8 Stewart Squires, online forum posting, Questar Users Group, August 10, 2010, https://groups.yahoo.com/neo/groups/Questar/conversations/messages/21191, accessed November 3, 2019.

9 Stewart Squires, online forum posting, Questar Users Group, August 10, 2010, https://groups.yahoo.com/neo/groups/Questar/conversations/messages/21191, accessed November 3, 2019.

10 Gary Leonard Cameron, “Public Skies: Telescopes and the Popularization of Astronomy in the Twentieth Century,” PhD diss., (Iowa State University, 2010), 195, https://lib.dr.iastate.edu/etd/11795/, accessed September 30, 2019.

11 Stewart Squires, online forum posting, Questar Users Group, August 10, 2010, https://groups.yahoo.com/neo/groups/Questar/conversations/messages/21191, accessed November 3, 2019.

12 Ralph Foss, “Lawrence E Braymer” (unpublished manuscript, June 11, 2006, revised June 26, 2006), typescript, https://groups.yahoo.com/neo/groups/Questar/files/FAQ/, accessed October 15, 2019.

13 “Lawrence Ernest Braymer (1901 - 1965),” Ancestry.com, n.d., https://www.ancestry.com.au/genealogy/records/lawrence-ernest-braymer-24-6k9clr, accessed June 7, 2020; Federal Bureau of Investigation, notes from September 26, 1951, interview with Dennis Flanagan, October 1, 1951, https://archive.org/stream/JuliusRosenberg/Rosenberg%2C%20Julius%2041#page/n37/mode/1up, accessed June 7, 2020; Stewart Squires, online forum posting, Questar Users Group, August 10, 2010, https://groups.yahoo.com/neo/groups/Questar/conversations/messages/21191, accessed November 3, 2019; Ralph Foss, “Lawrence E Braymer” (unpublished manuscript, June 11, 2006, revised June 26, 2006), typescript, https://groups.yahoo.com/neo/groups/Questar/files/FAQ/, accessed October 15, 2019.

14 James Mullaney, A Buyer’s and User’s Guide to Astronomical Telescopes & Binoculars (London: Springer, 2007), 47, https://books.google.com/books?id=hzpoQRh9QEQC&pg=PA46#v=onepage&q&f=false, accessed June 17, 2020.

15 Charles Shaw, “Larry Braymer: ‘In Quest of the Stars,’” New Hope Gazette, March 14, 1985, 3, https://groups.yahoo.com/neo/groups/Questar/files/FAQ/, accessed October 15, 2019; “Marguerite Annetta Braymer,” Prabook, n.d., https://prabook.com/web/marguerite_annetta.braymer/491976, accessed November 2, 2020.

16 “Marguerite Annetta Braymer,” Prabook, n.d., https://prabook.com/web/marguerite_annetta.braymer/491976, accessed November 2, 2020.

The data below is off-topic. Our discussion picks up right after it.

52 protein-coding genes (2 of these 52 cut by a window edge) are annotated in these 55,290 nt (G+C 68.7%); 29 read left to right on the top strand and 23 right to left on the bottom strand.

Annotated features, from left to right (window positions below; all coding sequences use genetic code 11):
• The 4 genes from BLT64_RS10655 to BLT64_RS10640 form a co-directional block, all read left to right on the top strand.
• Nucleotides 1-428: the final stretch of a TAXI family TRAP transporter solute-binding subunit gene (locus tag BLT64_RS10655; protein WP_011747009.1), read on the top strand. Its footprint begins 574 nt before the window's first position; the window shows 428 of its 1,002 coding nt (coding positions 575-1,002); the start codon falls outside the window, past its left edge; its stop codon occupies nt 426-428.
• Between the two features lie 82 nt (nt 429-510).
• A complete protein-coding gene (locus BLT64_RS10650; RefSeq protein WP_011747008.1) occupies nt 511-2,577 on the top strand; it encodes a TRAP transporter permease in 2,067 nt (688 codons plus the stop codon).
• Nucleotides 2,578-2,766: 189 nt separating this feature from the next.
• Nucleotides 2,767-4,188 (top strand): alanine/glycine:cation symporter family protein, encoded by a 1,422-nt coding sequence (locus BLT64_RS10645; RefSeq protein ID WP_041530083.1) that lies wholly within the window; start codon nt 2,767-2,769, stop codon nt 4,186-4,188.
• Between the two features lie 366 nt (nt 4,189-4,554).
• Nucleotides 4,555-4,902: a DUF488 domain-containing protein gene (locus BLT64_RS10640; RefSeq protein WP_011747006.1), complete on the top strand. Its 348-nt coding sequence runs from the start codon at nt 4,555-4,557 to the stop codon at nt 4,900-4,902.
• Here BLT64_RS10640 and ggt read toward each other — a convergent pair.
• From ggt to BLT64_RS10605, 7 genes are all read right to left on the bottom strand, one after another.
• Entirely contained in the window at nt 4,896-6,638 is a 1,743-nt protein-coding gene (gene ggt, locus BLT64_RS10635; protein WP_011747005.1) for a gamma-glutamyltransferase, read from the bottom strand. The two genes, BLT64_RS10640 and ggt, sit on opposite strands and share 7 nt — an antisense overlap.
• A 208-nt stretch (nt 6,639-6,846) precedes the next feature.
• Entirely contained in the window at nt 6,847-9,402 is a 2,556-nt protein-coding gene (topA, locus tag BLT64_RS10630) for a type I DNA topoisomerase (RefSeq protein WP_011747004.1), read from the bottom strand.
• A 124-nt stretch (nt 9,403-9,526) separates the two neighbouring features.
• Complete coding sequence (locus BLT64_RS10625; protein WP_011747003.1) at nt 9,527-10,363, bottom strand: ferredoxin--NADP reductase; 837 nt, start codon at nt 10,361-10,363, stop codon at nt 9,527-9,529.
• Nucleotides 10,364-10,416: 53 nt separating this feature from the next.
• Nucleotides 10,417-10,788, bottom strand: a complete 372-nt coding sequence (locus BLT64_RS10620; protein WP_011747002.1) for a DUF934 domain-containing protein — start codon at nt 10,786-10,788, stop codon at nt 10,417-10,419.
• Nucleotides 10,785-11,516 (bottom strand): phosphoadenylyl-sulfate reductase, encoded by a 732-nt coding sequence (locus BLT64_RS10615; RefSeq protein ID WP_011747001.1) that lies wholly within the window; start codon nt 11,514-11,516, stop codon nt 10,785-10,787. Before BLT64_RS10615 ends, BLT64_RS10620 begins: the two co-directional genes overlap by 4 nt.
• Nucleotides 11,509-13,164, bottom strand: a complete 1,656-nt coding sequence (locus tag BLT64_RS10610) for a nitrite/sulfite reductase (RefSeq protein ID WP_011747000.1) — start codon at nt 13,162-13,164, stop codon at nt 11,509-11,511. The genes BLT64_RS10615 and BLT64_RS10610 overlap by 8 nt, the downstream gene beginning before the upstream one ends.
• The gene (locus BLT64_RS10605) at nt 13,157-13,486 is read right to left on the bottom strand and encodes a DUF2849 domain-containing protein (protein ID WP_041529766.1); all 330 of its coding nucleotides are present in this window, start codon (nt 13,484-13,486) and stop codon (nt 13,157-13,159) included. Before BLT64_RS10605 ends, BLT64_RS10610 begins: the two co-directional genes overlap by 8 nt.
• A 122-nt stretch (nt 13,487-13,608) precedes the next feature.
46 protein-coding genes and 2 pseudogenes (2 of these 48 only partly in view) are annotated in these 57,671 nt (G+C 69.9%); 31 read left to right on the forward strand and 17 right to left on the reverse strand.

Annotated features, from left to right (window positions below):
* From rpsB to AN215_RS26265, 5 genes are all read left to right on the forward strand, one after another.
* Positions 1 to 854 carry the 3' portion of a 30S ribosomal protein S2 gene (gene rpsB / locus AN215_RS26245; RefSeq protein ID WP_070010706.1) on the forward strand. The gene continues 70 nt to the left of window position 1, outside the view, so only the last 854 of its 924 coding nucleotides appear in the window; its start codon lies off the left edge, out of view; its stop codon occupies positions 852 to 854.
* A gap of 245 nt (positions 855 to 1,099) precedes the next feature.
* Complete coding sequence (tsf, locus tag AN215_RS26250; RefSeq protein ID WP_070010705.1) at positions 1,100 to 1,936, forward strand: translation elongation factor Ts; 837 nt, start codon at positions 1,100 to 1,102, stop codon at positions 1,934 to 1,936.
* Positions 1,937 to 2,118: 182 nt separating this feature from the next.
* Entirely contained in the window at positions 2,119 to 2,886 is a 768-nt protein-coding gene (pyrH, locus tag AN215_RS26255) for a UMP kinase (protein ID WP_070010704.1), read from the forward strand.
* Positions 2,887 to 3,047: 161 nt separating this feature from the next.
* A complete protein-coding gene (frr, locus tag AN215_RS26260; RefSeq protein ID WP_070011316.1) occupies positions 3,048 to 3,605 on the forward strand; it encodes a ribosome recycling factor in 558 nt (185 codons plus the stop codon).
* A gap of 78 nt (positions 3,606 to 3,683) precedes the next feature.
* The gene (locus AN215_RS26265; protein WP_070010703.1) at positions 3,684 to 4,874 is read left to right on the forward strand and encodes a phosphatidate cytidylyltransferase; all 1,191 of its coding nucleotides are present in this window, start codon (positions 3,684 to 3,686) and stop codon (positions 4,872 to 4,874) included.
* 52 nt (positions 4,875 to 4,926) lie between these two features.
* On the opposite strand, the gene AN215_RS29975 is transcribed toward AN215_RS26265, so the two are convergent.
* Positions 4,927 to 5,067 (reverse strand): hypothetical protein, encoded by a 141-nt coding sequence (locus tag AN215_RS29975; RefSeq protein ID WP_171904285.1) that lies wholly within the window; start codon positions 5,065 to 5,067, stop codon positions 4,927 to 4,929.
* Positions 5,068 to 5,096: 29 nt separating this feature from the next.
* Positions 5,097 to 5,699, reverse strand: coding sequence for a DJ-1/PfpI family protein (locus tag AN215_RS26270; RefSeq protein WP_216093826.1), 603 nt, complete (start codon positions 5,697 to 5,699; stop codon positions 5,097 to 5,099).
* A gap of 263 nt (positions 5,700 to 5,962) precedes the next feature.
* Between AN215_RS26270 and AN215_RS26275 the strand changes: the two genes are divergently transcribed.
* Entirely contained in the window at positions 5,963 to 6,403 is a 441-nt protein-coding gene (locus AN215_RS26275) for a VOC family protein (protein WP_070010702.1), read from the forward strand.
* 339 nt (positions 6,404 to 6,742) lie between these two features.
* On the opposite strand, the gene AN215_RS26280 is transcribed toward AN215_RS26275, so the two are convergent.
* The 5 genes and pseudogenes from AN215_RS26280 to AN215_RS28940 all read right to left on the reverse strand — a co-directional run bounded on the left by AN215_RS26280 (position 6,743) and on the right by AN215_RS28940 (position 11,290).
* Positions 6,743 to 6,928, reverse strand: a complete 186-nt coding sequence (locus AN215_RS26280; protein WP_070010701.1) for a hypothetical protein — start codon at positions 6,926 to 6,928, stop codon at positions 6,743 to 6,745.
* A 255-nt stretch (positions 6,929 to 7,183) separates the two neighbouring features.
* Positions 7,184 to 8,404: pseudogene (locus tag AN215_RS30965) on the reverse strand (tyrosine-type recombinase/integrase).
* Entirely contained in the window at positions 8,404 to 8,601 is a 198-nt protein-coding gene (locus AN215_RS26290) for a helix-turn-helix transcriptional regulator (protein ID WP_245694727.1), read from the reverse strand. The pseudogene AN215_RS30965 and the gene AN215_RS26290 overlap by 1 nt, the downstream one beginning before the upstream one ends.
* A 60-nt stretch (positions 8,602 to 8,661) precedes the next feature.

17 “Lawrence Braymer, Devised a Telescope,” New York Times, December 2, 1965, 41, https://timesmachine.nytimes.com/timesmachine/1965/12/02/95917409.pdf, accessed December 2, 2019; Stewart Squires, online forum posting, Questar Users Group, August 10, 2010, https://groups.yahoo.com/neo/groups/Questar/conversations/messages/21192, accessed November 3, 2019.

18 Charles Shaw, “Larry Braymer: ‘In Quest of the Stars,’” New Hope Gazette, March 14, 1985, 3, https://groups.yahoo.com/neo/groups/Questar/files/FAQ/, accessed October 15, 2019; Herb Drill, “Marguerite Braymer, 85, Questar Corp. co-founder,” Philadelphia Inquirer, November 1, 1996, R4, https://www.newspapers.com/clip/21814542/the_philadelphia_inquirer/, accessed October 8, 2019.

19 Stewart Squires, online forum posting, Questar Users Group, August 10, 2010, https://groups.yahoo.com/neo/groups/Questar/conversations/messages/21192, accessed November 3, 2019; Rodger Gordon to the author, September 23, 2020.

20 Stewart Squires, online forum posting, Questar Users Group, August 10, 2010, https://groups.yahoo.com/neo/groups/Questar/conversations/messages/21188, accessed November 3, 2019; Stewart Squires, online forum posting, Questar Users Group, August 10, 2010, https://groups.yahoo.com/neo/groups/Questar/conversations/messages/21192, accessed November 3, 2019.

21 1940 U.S. census, Bucks County, Pennsylvania, population schedule, Plumstead Township, sheet 5A, Raymond Dodd; digital image, 1940census.archives.gov, https://1940census.archives.gov/search/?search.result_type=image&search.state=PA&search.county=Bucks+County&search.city=Plumstead&search.street=#filename=m-t0627-03446-00582.tif&name=9-65&type=image&state=PA&searchby=location&searchmode=browse&year=1940&index=9&pages=28&bm_all_text=Bookmark, accessed November 2, 2020.

22 Henry C. King, The History of the Telescope (Bucks, England: Charles Griffin & Company, 1955), 360, https://books.google.com/books?id=KAWwzHlDVksC&pg=PA360#v=onepage&q&f=false, accessed September 26, 2020.

23 Charles Shaw, “Larry Braymer: ‘In Quest of the Stars,’” New Hope Gazette, March 14, 1985, 3, https://groups.yahoo.com/neo/groups/Questar/files/FAQ/, accessed October 15, 2019.

24 John F. Gills, “From James Gregory to John Gregory: The 300 Year Evolution of the Maksutov-Cassegrain Telescope,” weasner.com, 1998, http://www.weasner.com/etx/guests/mak/MAKSTO.HTM, accessed December 29, 2019; “Albert Bouwers,” Wikipedia, n.d., https://en.wikipedia.org/wiki/Albert_Bouwers, accessed November 3, 2019.